Article

Patricia S. Parker, Jing Jiang, Courtney L. McCluney, and Verónica Caridad Rabelo

Difference in human experience can be parsed in a variety of ways and it is this parsing that provides the entry point to our discussion of “race,” “gender,” “class,” and “sexuality” as foci of study in the field of organizational communication. Social sorting of difference has material consequences, such as whether individuals, groups, organizations, communities, and nations have equal and equitable access to civil/participative liberties, food, clean water, health, housing, education, and meaningful work. Communication perspectives enable researchers to examine how difference is produced, sustained, and transformed through symbolic means. That is, communication organizes difference. In the field of organizational communication the communicative organizing of race, gender, class, and sexuality is examined in everyday social arrangements, such as corporate and not-for-profit organizations, communities, and other institutional contexts locally and globally. Topics of central concern in organizational communication difference studies are those related to work and the political economy of work, such as labor, conflicts between public and private domains, empowerment, and agency. Research on race, gender, class, and sexuality as communicatively structured difference has progressed in the field of organizational communication from early top-down functionalist approaches, to bottom-up and emergent interpretive/critical/materialist methods, to poststructuralist approaches that deconstruct the very notion of “categories” of difference. More complex intersectional approaches, including queer theory and postcolonial/decolonial theory, are currently gaining traction in the field of organizational communication. These advances signal that difference studies have matured over the last decades as the field moved toward questioning and deconstructing past approaches to knowledge production while finding commensurability across diverse theoretical and research perspectives. These moves open up more possibilities to respond to societal imperatives for understanding difference.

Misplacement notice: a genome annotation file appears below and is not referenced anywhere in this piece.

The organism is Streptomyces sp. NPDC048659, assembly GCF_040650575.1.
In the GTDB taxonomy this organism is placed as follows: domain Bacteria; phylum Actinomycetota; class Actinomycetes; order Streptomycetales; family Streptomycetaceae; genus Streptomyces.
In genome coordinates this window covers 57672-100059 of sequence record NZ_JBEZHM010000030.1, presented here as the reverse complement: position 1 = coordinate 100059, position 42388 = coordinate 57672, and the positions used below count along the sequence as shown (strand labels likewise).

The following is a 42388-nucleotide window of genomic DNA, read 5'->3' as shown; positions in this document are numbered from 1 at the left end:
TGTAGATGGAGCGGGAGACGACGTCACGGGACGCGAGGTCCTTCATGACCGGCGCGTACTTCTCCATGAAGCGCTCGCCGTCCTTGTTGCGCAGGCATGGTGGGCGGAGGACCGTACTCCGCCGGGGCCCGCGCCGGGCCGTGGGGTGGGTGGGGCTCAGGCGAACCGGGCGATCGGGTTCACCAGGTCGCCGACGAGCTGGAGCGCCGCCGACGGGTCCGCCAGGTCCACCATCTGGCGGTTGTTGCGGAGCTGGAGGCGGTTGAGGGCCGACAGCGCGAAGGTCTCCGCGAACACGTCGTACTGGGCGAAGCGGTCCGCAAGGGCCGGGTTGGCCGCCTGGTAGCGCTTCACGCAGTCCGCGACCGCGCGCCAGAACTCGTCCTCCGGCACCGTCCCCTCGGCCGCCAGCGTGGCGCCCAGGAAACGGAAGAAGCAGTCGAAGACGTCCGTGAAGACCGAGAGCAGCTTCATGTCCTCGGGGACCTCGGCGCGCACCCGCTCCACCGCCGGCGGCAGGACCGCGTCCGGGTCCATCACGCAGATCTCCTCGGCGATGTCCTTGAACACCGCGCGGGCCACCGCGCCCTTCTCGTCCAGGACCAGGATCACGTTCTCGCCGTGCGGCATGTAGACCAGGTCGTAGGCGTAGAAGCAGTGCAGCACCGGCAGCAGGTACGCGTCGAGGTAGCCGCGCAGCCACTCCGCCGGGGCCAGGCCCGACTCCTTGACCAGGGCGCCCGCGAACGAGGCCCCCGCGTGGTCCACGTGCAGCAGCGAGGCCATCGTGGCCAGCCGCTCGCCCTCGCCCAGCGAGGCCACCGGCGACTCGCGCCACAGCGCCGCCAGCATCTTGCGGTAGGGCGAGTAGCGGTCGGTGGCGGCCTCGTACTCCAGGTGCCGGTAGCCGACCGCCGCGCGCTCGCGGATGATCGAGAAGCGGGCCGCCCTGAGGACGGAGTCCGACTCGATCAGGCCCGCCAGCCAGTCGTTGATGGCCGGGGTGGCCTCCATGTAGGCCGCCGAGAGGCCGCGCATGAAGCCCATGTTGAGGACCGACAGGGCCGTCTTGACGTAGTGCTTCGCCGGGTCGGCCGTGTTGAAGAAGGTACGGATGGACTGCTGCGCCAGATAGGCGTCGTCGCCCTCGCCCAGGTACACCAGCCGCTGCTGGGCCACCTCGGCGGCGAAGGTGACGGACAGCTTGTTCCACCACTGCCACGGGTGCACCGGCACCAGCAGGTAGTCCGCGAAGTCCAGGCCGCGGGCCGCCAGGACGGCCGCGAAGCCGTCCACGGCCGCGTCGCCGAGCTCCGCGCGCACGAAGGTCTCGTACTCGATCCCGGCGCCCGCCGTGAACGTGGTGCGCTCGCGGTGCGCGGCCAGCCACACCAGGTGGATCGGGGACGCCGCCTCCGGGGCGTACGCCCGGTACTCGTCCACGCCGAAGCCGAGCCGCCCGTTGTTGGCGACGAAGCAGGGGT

Article

Homi Bhabha (b. 1949) is among the founding generation of scholars of “postcolonial theory” as it emerged in the U.S. and U.K. academies in the 1980s and 1990s, and is currently the Anne F. Rothenberg Professor of English and American Literature and Language. Bhabha’s intellectual emergence coincided with the emergence of “postcolonial theory” in the 1980s and 1990s. Bhabha’s particular contribution to postcolonial critique is unique in successfully combining the fields of post-structuralism, history, and psychoanalysis, and in relationship to the texts and histories of British rule in South Asia. Bhabha is best situated within an often-overshadowed strain of postcolonial theory committed to the recovery of universality rather than the demand for particularity, a lineage that includes Frantz Fanon and Edward Said. Bhabha’s key concepts and terms, especially “ambivalence” and “hybridity,” have been taken up across many fields under the rubrics of postcolonial and/or diasporic intervention. Bhabha’s writing and theoretical arguments are based primarily in perpetual negotiation, in opposition to negation. Understanding this key intervention makes it possible to grasp the full scale of Bhabha’s driving concerns, theoretical conceptions, and political commitments.